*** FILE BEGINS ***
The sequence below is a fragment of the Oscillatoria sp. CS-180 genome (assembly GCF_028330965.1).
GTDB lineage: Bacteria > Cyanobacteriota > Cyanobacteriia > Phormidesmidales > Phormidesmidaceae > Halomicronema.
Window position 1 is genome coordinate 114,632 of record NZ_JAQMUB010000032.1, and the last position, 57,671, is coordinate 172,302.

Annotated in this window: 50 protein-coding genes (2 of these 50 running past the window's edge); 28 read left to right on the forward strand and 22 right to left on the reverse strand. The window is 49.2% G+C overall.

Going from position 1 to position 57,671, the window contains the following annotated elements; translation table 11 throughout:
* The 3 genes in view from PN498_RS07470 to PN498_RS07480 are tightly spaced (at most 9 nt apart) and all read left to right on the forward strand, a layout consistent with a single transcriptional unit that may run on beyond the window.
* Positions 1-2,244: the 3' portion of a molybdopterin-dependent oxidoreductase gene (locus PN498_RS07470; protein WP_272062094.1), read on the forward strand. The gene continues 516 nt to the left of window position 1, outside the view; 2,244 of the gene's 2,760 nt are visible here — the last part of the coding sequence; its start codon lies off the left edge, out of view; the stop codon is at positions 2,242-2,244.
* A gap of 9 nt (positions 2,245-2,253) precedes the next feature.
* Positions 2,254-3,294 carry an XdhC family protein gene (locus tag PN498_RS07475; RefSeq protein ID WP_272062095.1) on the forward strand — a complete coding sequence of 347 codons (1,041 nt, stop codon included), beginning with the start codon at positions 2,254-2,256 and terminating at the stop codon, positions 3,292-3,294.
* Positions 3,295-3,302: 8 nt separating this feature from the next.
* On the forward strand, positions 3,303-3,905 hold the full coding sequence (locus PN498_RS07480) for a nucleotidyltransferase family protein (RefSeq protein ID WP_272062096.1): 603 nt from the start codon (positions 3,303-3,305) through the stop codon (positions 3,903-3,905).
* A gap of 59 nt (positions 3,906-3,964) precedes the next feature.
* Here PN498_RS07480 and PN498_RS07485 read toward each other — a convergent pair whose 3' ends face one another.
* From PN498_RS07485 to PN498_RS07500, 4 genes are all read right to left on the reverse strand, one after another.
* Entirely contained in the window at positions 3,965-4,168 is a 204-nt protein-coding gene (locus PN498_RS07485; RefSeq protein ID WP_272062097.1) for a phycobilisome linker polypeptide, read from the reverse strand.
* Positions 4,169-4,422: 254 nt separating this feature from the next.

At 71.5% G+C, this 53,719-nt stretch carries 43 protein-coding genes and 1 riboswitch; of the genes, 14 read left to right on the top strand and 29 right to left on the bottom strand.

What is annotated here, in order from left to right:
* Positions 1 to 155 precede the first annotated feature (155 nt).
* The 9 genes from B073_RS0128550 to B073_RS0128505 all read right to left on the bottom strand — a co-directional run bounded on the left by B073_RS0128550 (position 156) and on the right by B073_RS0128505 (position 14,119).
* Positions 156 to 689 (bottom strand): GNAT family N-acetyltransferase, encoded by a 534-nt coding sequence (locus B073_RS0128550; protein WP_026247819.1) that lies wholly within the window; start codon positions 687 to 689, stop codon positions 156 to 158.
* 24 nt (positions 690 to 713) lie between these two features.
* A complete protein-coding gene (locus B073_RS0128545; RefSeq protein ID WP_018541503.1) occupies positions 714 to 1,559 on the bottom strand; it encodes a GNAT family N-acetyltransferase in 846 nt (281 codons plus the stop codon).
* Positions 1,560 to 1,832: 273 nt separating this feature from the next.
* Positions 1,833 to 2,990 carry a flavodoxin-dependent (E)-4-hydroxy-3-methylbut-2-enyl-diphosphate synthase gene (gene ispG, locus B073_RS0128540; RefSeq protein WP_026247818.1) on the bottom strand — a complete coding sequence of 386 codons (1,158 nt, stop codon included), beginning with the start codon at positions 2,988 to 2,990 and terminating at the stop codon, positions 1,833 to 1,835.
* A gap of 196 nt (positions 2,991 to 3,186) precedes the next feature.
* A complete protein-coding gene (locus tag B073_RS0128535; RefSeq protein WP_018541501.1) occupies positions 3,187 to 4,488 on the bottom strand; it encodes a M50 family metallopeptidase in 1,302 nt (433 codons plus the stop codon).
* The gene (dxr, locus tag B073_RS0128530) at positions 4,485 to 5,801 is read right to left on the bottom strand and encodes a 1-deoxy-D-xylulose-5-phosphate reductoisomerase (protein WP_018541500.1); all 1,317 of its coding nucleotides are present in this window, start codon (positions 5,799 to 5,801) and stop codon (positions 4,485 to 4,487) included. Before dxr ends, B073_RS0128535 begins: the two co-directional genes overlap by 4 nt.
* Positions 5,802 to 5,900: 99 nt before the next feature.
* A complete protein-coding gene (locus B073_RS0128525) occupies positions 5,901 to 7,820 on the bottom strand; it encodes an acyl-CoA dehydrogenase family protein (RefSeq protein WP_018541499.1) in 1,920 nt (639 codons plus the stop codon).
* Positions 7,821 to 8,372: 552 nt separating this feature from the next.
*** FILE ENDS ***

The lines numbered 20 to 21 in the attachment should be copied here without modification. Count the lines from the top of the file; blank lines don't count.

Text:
* The 9 genes from B073_RS0128550 to B073_RS0128505 all read right to left on the bottom strand — a co-directional run bounded on the left by B073_RS0128550 (position 156) and on the right by B073_RS0128505 (position 14,119).
* Positions 156 to 689 (bottom strand): GNAT family N-acetyltransferase, encoded by a 534-nt coding sequence (locus B073_RS0128550; protein WP_026247819.1) that lies wholly within the window; start codon positions 687 to 689, stop codon positions 156 to 158.